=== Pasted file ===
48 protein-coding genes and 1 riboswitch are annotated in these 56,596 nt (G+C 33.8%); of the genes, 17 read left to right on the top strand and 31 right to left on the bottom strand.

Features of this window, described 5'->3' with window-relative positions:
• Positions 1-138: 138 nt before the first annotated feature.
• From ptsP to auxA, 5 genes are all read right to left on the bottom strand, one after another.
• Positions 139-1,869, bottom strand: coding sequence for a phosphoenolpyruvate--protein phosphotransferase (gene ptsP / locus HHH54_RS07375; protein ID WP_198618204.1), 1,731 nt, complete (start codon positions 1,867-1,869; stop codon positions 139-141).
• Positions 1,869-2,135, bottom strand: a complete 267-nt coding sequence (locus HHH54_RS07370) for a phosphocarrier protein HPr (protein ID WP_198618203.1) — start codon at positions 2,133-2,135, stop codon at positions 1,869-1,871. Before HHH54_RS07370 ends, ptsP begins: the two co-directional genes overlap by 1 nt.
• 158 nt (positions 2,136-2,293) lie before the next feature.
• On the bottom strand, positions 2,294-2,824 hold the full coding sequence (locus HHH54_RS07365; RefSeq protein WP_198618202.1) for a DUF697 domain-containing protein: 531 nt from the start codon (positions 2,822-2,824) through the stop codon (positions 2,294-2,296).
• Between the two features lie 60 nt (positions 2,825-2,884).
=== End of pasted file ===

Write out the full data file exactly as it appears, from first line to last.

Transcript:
48 protein-coding genes and 1 riboswitch are annotated in these 56,596 nt (G+C 33.8%); of the genes, 17 read left to right on the top strand and 31 right to left on the bottom strand.

Features of this window, described 5'->3' with window-relative positions:
• Positions 1-138: 138 nt before the first annotated feature.
• From ptsP to auxA, 5 genes are all read right to left on the bottom strand, one after another.
• Positions 139-1,869, bottom strand: coding sequence for a phosphoenolpyruvate--protein phosphotransferase (gene ptsP / locus HHH54_RS07375; protein ID WP_198618204.1), 1,731 nt, complete (start codon positions 1,867-1,869; stop codon positions 139-141).
• Positions 1,869-2,135, bottom strand: a complete 267-nt coding sequence (locus HHH54_RS07370) for a phosphocarrier protein HPr (protein ID WP_198618203.1) — start codon at positions 2,133-2,135, stop codon at positions 1,869-1,871. Before HHH54_RS07370 ends, ptsP begins: the two co-directional genes overlap by 1 nt.
• 158 nt (positions 2,136-2,293) lie before the next feature.
• On the bottom strand, positions 2,294-2,824 hold the full coding sequence (locus HHH54_RS07365; RefSeq protein WP_198618202.1) for a DUF697 domain-containing protein: 531 nt from the start codon (positions 2,822-2,824) through the stop codon (positions 2,294-2,296).
• Between the two features lie 60 nt (positions 2,825-2,884).